(This article belongs to the Special Issue Pharmaceutical Applications of Plant Extracts)
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20 pages, 24064 KiB  
Article
The Anticancer Effect of a Flavonoid-Rich Extract of Bergamot Juice in THP-1 Cells Engages the SIRT2/AKT/p53 Pathway
by Alessandro Maugeri, Caterina Russo, Laura Musumeci, Giovanni Enrico Lombardo, Giovambattista De Sarro, Davide Barreca, Santa Cirmi and Michele Navarra
Pharmaceutics 2022, 14(10), 2168; https://doi.org/10.3390/pharmaceutics14102168 - 11 Oct 2022
Cited by 10 | Viewed by 1769
Abstract
Novel targets are constantly sought to fight hematologic malignancies. In this regard, high levels of SIRT2 expression are associated with unfavorable prognosis of acute myeloid leukemia. The interest in the plant kingdom has allowed the identification of ever-new anti-leukemic agents. Citrus × bergamia [...] Read more.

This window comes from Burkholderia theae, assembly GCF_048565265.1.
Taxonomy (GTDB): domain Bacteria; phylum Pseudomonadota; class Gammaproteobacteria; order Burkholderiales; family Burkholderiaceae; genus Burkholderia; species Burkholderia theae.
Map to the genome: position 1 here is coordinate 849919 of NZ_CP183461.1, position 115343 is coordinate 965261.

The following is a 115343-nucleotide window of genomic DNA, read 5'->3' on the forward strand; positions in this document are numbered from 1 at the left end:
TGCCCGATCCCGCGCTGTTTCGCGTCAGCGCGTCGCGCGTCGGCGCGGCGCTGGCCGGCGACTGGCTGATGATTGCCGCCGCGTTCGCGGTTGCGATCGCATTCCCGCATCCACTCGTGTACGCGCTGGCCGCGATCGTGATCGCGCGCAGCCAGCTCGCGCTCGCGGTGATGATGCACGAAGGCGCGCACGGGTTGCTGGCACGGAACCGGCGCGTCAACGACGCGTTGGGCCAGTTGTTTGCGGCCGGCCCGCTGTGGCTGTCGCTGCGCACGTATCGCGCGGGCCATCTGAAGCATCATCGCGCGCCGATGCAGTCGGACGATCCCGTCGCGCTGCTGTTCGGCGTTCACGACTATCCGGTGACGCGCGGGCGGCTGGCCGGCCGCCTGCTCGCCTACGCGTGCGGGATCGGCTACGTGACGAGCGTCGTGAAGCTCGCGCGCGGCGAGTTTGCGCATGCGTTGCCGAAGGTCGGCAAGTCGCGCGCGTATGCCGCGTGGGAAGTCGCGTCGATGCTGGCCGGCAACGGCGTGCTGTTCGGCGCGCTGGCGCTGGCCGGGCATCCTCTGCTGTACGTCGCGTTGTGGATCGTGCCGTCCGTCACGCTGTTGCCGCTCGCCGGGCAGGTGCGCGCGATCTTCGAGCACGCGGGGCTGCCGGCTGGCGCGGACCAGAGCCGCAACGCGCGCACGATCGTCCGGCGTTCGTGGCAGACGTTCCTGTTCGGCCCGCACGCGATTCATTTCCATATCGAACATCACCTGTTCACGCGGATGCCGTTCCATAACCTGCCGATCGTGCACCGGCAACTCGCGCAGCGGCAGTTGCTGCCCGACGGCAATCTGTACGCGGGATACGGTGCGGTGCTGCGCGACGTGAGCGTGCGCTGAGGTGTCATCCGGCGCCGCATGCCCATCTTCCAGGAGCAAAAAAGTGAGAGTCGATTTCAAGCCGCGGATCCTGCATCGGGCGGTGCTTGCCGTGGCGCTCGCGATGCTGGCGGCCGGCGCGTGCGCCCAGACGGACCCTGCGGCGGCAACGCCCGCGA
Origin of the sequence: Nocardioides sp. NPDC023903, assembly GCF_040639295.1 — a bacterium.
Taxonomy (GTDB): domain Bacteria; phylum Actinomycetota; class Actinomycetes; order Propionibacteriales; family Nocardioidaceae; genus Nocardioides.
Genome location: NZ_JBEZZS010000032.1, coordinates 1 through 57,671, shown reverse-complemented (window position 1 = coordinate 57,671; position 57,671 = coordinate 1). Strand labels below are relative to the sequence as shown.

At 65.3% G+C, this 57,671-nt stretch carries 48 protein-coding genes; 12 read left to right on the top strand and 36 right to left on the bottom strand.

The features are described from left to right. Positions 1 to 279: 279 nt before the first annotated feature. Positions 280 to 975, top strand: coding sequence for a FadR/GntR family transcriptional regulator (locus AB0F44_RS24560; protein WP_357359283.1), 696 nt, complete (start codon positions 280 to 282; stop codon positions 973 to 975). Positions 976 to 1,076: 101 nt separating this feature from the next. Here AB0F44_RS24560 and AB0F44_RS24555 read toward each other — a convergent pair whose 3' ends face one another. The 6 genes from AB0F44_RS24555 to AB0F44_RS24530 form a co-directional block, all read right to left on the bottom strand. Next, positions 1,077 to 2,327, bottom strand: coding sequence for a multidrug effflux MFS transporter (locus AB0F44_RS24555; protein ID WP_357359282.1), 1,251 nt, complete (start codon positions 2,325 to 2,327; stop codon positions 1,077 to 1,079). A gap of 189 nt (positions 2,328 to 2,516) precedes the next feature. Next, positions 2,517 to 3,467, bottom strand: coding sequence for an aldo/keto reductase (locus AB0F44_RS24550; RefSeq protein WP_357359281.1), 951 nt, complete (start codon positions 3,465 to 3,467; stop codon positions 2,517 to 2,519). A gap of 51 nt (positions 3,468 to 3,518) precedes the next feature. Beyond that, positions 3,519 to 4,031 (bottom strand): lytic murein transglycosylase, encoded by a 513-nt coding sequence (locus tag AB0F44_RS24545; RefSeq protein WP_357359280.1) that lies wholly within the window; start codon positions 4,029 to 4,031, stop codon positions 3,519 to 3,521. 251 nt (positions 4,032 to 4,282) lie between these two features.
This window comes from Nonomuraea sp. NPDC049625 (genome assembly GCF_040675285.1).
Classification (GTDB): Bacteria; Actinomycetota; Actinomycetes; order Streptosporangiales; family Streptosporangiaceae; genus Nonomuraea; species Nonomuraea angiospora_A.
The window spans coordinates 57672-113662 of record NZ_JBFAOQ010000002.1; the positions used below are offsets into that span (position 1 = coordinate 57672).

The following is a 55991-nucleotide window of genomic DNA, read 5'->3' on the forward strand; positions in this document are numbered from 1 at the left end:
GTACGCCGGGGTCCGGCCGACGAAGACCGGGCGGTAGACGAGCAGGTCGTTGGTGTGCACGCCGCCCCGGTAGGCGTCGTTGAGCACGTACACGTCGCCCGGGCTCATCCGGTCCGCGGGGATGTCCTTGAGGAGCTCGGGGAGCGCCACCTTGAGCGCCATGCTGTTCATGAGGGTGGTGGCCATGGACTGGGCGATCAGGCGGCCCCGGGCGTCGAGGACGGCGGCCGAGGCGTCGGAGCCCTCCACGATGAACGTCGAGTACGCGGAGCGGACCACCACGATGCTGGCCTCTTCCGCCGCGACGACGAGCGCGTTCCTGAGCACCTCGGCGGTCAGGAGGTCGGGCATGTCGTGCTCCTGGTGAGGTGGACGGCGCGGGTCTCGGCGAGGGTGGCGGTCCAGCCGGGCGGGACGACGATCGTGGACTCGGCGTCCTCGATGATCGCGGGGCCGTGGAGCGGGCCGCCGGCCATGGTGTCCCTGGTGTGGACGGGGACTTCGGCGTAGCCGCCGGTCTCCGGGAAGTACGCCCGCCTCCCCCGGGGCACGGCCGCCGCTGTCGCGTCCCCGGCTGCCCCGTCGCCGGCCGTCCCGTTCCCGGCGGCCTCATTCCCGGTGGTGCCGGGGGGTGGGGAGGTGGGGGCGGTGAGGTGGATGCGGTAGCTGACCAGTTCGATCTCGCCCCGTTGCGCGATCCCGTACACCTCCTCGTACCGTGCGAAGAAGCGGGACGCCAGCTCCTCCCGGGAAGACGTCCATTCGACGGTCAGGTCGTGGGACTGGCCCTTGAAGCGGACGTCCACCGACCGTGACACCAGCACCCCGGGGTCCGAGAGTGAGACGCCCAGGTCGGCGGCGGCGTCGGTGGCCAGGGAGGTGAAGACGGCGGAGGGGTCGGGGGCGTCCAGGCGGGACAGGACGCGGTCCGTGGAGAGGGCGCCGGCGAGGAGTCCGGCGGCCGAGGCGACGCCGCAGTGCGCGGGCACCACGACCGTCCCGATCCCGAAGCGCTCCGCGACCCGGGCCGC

Novel targets are constantly sought to fight hematologic malignancies. In this regard, high levels of SIRT2 expression are associated with unfavorable prognosis of acute myeloid leukemia. The interest in the plant kingdom has allowed the identification of ever-new anti-leukemic agents. Citrus × bergamia (bergamot) was proved to possess anticancer properties, yet no evidence is available regarding leukemia. For the first time, we studied the potential anti-leukemic effect of a flavonoid-rich extract of bergamot juice (BJe) in THP-1 cells, investigating the underlying mechanisms. Our findings showed that BJe reduced THP-1 cell proliferation, without affecting that of primary PBMCs, blocking the cell cycle in S phase and inducing apoptosis. Triggering of both extrinsic and intrinsic apoptotic pathways was witnessed by cleavage of caspase-8 and -9, which in turn activated caspase-3 and PARP. Interestingly, the increased p53 acetylation in THP-1 cells underlies SIRT2 inhibition by BJe, that was proved also in the isolated enzyme. Moreover, BJe hampered SIRT2 also by lowering its gene expression. Finally, BJe reduced AKT phosphorylation, which we hypothesized being the joining link between SIRT2 and p53, that play a pivotal role in BJe-induced cell cycle arrest and apoptosis in THP-1 cells. Our results suggest BJe as a potential anti-leukemic agent, via targeting of the SIRT2/AKT/p53 pathway. Full article